|(Sorry...I can't give up Fahrenheit!)|
First, some good news: the first snowfall of December for Lux Ville is forecast for this weekend. At the moment, my phone tells me that there might be a few flakes of schnee tomorrow; on Sunday, Monday and Tuesday, a few more. After weeks of cold, wind and rain, these snowflakes are practically a Christmas miracle!
And second, a few words about Christmas trees.
Finding Your Tree
Hopefully you have your sapin de noël already, but if not, never fear: it’s still possible to find one. And you don’t even need a car to do it.
Last year, Nick and I found ours at Gamm Vert in Gasperich. The store is about two kilometers from our apartment, which meant that we had to get a bit creative in order to bring it home… So, we decided to take it on the bus! Lucky for us, the ticketing rules only apply to people, so we didn’t even have to buy a ticket for our Christmas tree. We received a few surprised, inquisitive, and “you people are crazy” looks from the driver and other passengers, but it was worth it!
In addition to Gamm Vert, you can also find your tree at other home and garden stores like Hornbacher in Bertrange or Bâtiself in Strassen. Both are reachable by bus. I seem to recall that last year a tree stand popped up in the parking lot at the intersection of Route d’Esch and Rue de Hollerich. I haven’t been down that way, but that might be another place to check.
If you have a car, Ikea in Arlon (
) is advertising that they sell trees at this link. If you buy your tree at Ikea, you can return it to the store after Christmas for 2,50€ and it will be used in a biodiversity project in Belgium . Namur
Or, if you find yourself heading to
, check out this web site for a map of Christmas tree stands around the city. Metz
Disposing of Your Tree
We bought our tree as early as we possibly could last year, so, naturally, our tree was dried up and ready to be taken down by New Year’s Eve. (I believe most people here leave their trees up until Three Kings Day on January 6, the official last day of Christmas.) I was a web-surfing, Googling fiend in trying to determine how to properly dispose of our tree, but couldn’t dig up anything. So, I went to my #1 resource for all living-in-Luxembourg information in English: the Luxembourg City Tourist Office in the Kneudler.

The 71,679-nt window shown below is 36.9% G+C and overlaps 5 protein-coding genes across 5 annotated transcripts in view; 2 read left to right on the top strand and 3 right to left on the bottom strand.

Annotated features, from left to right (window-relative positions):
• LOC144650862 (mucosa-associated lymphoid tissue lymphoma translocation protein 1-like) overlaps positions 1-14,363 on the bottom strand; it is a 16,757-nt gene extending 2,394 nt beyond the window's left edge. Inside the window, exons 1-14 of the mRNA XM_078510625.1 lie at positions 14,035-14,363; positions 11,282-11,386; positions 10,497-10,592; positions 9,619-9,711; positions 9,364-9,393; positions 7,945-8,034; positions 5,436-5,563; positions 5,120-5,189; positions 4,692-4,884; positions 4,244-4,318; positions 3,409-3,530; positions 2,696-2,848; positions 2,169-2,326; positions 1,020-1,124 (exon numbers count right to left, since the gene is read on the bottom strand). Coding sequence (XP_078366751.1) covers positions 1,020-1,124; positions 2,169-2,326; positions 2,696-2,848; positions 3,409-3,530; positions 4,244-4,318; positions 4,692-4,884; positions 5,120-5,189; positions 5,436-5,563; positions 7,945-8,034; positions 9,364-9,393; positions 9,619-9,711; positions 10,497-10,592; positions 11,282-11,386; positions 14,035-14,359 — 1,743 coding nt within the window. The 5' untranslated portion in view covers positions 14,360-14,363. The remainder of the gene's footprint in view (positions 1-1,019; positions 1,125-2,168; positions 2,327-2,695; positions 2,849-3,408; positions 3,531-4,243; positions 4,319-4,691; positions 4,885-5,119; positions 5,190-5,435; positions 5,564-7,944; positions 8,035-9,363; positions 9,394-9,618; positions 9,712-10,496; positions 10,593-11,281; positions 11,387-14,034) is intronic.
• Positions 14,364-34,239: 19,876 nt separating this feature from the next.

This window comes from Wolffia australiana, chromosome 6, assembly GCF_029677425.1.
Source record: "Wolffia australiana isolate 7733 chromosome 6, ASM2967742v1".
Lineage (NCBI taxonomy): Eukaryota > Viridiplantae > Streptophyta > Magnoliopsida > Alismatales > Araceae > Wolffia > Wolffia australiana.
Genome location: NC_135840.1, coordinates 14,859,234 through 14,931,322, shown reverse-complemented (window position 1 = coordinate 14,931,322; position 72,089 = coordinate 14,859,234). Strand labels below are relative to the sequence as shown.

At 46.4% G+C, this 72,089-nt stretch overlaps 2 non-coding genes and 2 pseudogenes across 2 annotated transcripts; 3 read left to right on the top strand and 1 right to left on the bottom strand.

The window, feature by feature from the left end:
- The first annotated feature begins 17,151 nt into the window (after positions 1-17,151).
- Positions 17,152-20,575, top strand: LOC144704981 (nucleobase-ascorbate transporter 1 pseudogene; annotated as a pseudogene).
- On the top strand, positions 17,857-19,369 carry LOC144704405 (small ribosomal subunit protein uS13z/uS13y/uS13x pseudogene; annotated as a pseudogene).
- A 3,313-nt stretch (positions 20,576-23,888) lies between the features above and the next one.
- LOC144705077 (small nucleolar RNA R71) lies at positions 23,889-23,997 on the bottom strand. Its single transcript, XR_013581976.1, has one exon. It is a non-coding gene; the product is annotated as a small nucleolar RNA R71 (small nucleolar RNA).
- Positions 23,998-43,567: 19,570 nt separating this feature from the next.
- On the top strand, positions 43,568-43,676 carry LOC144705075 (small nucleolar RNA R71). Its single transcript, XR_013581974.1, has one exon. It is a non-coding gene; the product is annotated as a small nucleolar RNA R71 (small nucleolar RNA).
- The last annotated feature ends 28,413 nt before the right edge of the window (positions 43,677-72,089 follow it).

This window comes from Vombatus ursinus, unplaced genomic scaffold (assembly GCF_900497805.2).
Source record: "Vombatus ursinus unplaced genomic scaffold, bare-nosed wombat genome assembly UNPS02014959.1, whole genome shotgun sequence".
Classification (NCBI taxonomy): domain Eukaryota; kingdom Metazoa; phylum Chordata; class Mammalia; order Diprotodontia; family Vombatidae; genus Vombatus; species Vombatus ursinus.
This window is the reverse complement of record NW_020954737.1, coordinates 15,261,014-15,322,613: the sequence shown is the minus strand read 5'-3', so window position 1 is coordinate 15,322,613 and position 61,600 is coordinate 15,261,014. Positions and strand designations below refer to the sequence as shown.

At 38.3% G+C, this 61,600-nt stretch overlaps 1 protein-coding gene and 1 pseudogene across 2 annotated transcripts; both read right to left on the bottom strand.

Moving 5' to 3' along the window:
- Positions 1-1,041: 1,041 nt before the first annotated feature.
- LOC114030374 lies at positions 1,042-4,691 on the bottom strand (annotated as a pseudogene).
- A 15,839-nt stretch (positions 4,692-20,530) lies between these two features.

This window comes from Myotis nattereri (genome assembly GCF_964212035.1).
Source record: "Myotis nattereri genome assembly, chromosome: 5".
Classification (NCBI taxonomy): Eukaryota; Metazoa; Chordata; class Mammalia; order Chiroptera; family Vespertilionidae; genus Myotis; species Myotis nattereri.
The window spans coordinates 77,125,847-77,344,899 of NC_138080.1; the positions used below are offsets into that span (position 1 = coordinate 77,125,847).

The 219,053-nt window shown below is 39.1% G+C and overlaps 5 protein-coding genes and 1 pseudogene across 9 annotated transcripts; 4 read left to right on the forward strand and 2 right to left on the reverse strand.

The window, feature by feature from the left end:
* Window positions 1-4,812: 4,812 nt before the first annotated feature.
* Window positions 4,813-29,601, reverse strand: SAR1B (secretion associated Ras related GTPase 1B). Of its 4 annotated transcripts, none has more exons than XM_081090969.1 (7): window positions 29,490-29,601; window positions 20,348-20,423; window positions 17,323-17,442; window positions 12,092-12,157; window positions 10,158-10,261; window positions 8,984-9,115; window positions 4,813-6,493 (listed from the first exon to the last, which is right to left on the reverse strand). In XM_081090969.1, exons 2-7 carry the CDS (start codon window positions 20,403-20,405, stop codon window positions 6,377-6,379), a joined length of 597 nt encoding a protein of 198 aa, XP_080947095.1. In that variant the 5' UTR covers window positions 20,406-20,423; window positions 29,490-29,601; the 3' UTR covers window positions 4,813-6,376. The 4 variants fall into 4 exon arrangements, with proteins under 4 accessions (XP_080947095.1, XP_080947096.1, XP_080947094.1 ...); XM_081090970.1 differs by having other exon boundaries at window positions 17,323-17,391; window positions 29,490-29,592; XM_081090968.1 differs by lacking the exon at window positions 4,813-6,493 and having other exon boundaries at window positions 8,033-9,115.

|Nick and our Christmas tree, waiting for the bus.|
It was a cold January afternoon and there were no tourists to be found, so two nice ladies generously spent at least ten minutes with me to try to help me find an answer. They told me that they thought I could just leave my tree outside of my apartment building on garbage day. I was suspicious. Could it really be that simple? They tried calling various city departments to confirm, but couldn’t reach anyone (I’m pretty sure this all happened within the 12pm-2pm lunch window), so they sent me off with a few numbers to call to follow up.
A couple of days later while walking through the Parc de Merl, Nick and I noticed a large garbage bin that held someone else’s discarded Christmas tree. Following their lead, the very next afternoon I took our tree downstairs, left it outside while I carefully vacuumed up the needles I’d left in the hallway, and then carried the tree a half kilometer down the street to put it in the bin. My coat was covered with the few pine needles that hadn’t fallen into my purse, but at least I was finally rid of it!
Naturally, when I returned home, I found someone else’s Christmas tree lying on the sidewalk in front of our apartment building, and needles that they hadn’t bothered to clean up strewn throughout the common areas. But a couple of days later after the garbage service came by, the tree was gone.
So: lesson learned. It really is as easy as that. To get rid of your tree, just leave it outside your home on garbage day and someone will come by to pick it up. Unless, of course, you want some fresh air, lots of funny looks and a purse full of pine needles. In that case, I definitely recommend walking it down to the Parc de Merl.